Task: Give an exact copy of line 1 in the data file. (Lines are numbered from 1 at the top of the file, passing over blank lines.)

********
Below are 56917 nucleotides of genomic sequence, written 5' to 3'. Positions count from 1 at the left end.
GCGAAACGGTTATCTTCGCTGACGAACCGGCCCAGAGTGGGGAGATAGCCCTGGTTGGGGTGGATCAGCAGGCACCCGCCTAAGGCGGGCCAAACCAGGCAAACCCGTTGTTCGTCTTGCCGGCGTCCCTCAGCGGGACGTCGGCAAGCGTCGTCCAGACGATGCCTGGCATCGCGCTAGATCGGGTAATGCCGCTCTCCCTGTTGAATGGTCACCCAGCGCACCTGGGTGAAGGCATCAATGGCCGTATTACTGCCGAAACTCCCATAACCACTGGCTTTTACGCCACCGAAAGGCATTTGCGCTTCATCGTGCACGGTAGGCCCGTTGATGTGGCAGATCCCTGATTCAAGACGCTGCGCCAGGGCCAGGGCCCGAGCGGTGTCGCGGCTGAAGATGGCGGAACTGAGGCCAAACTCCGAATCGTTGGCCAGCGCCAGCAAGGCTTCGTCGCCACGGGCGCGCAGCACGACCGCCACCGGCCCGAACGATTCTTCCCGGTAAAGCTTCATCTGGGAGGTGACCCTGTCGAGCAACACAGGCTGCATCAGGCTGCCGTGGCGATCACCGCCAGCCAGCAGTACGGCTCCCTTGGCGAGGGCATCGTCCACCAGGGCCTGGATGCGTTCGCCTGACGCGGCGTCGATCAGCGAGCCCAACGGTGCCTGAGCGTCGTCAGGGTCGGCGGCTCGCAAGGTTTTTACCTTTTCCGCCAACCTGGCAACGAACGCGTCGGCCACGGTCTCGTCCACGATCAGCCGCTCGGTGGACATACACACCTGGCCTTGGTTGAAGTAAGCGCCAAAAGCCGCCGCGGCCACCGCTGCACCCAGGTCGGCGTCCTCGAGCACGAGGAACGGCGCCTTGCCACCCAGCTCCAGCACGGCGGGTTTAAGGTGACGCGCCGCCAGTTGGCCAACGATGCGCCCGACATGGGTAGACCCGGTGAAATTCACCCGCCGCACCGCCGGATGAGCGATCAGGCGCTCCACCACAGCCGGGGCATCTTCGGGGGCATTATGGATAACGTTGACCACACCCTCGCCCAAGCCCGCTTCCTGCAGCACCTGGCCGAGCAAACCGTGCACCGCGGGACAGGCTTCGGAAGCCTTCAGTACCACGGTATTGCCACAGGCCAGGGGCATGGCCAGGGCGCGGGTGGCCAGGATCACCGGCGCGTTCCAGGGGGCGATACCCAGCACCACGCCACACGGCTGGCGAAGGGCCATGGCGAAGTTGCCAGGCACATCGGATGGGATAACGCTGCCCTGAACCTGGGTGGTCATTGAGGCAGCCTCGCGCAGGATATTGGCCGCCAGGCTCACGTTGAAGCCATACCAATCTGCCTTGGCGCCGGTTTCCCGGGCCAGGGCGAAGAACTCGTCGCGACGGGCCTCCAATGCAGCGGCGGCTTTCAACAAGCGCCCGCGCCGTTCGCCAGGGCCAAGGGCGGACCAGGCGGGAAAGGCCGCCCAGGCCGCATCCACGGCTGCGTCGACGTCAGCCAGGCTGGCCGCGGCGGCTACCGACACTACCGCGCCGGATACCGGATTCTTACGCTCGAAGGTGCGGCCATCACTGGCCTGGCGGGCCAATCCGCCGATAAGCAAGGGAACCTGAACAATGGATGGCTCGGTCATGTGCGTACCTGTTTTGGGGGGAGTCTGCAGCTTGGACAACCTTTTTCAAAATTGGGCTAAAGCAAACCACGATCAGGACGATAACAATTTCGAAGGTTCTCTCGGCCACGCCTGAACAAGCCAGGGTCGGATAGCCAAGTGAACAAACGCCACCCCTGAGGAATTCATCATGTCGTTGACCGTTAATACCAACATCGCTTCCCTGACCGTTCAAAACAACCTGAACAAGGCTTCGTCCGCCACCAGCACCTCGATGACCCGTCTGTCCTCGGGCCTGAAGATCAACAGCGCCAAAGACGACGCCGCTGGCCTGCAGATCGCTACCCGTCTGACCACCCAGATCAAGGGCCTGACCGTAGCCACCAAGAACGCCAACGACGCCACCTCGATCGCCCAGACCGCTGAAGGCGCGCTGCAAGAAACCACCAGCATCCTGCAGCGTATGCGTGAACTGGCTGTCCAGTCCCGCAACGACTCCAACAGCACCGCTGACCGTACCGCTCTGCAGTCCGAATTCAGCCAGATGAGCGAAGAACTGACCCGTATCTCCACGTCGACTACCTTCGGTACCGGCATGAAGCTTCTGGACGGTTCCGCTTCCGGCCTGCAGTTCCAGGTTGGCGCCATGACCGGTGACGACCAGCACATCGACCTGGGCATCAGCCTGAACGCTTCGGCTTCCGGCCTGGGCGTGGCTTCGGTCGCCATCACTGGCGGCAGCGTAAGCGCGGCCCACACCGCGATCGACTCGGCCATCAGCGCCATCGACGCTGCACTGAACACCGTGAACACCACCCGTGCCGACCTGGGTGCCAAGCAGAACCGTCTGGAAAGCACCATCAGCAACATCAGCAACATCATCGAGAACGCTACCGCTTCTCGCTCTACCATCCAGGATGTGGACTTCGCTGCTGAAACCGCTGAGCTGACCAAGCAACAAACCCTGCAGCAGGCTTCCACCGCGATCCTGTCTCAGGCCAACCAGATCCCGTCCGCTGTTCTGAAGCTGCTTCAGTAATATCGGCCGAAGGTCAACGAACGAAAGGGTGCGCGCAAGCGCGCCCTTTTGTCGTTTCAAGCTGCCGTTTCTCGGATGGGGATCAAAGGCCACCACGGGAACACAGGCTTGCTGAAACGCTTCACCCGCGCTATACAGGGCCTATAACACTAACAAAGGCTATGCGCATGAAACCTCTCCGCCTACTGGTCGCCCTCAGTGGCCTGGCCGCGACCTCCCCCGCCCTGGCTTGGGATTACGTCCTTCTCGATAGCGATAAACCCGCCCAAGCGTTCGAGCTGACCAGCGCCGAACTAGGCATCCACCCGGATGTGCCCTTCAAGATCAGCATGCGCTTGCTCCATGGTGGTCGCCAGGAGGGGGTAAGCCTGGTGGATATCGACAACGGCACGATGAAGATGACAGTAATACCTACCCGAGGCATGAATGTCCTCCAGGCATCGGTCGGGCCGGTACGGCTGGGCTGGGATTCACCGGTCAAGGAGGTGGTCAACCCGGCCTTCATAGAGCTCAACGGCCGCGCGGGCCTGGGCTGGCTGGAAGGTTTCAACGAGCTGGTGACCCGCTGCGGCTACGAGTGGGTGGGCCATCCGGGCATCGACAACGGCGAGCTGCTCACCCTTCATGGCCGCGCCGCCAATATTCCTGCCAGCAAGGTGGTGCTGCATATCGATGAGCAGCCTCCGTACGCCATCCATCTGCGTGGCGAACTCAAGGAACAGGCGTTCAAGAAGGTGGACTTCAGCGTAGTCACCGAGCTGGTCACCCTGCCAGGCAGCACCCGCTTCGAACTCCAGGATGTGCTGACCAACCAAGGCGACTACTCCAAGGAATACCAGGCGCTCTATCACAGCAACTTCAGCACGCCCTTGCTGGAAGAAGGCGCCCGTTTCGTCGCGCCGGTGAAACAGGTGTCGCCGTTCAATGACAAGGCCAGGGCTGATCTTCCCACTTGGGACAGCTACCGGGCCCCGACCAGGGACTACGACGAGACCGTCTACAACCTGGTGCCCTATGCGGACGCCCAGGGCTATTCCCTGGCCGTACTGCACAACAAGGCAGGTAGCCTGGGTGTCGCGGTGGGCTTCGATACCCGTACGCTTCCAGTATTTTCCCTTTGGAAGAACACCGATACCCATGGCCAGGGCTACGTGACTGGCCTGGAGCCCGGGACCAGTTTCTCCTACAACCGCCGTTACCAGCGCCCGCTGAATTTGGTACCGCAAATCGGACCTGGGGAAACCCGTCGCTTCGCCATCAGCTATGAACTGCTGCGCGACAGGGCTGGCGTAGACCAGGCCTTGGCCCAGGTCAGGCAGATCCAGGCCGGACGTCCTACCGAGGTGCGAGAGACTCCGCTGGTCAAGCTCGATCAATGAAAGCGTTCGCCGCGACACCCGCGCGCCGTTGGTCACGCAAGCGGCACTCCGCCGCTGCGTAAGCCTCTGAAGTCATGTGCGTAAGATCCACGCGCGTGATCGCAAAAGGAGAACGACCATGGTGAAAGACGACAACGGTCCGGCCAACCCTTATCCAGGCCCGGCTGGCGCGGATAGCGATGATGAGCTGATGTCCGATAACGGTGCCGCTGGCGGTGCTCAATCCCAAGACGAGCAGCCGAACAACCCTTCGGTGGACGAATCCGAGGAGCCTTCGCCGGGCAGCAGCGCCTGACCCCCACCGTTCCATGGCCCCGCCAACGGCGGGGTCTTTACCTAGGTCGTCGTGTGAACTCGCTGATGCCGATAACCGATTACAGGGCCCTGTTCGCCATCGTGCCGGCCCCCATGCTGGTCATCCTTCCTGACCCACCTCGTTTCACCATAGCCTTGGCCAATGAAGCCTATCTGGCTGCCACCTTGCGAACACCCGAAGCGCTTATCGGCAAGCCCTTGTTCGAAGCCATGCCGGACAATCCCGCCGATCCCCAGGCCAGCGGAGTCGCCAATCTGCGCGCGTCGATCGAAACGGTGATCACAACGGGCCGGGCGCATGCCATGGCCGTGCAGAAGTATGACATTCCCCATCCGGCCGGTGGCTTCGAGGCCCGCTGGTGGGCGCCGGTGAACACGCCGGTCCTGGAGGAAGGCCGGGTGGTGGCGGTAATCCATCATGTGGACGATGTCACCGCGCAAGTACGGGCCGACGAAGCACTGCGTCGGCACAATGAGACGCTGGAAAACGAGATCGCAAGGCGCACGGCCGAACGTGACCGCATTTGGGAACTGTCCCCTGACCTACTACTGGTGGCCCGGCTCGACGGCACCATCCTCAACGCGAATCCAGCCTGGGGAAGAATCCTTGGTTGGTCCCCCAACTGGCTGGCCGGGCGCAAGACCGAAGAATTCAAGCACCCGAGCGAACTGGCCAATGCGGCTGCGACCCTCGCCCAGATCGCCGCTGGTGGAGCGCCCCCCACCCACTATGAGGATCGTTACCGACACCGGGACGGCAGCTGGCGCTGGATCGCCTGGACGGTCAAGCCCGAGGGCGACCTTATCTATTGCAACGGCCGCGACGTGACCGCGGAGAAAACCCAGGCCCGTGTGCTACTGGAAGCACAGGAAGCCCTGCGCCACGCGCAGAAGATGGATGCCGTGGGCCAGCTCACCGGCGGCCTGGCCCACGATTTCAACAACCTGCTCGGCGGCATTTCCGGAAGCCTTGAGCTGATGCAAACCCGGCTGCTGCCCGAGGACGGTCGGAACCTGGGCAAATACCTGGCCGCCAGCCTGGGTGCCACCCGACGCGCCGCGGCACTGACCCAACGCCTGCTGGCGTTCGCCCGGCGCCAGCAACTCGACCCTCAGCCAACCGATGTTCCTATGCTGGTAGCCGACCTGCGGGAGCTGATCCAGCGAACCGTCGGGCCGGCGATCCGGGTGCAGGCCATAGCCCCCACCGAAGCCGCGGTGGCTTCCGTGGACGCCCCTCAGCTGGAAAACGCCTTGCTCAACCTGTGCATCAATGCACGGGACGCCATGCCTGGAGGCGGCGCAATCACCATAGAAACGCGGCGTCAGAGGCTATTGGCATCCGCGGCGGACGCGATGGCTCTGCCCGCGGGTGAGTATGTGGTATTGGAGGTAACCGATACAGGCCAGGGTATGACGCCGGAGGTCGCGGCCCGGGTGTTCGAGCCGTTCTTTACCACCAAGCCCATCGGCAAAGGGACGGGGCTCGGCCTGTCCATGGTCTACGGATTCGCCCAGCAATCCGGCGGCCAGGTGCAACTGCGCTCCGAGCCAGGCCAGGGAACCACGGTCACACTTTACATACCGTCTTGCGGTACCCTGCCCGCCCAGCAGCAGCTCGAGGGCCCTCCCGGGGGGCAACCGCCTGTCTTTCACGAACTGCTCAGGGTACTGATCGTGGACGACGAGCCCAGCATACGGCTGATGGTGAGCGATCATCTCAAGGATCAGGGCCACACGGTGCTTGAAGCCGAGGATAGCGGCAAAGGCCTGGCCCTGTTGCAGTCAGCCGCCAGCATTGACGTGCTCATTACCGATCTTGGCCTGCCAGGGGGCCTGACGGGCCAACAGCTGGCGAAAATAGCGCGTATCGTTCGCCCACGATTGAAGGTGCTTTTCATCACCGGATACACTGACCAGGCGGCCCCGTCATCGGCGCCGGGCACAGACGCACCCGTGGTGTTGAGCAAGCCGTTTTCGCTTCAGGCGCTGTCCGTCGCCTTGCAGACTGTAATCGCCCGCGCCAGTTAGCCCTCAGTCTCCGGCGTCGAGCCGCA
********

Below are 56917 nucleotides of genomic sequence, written 5' to 3'. Positions count from 1 at the left end.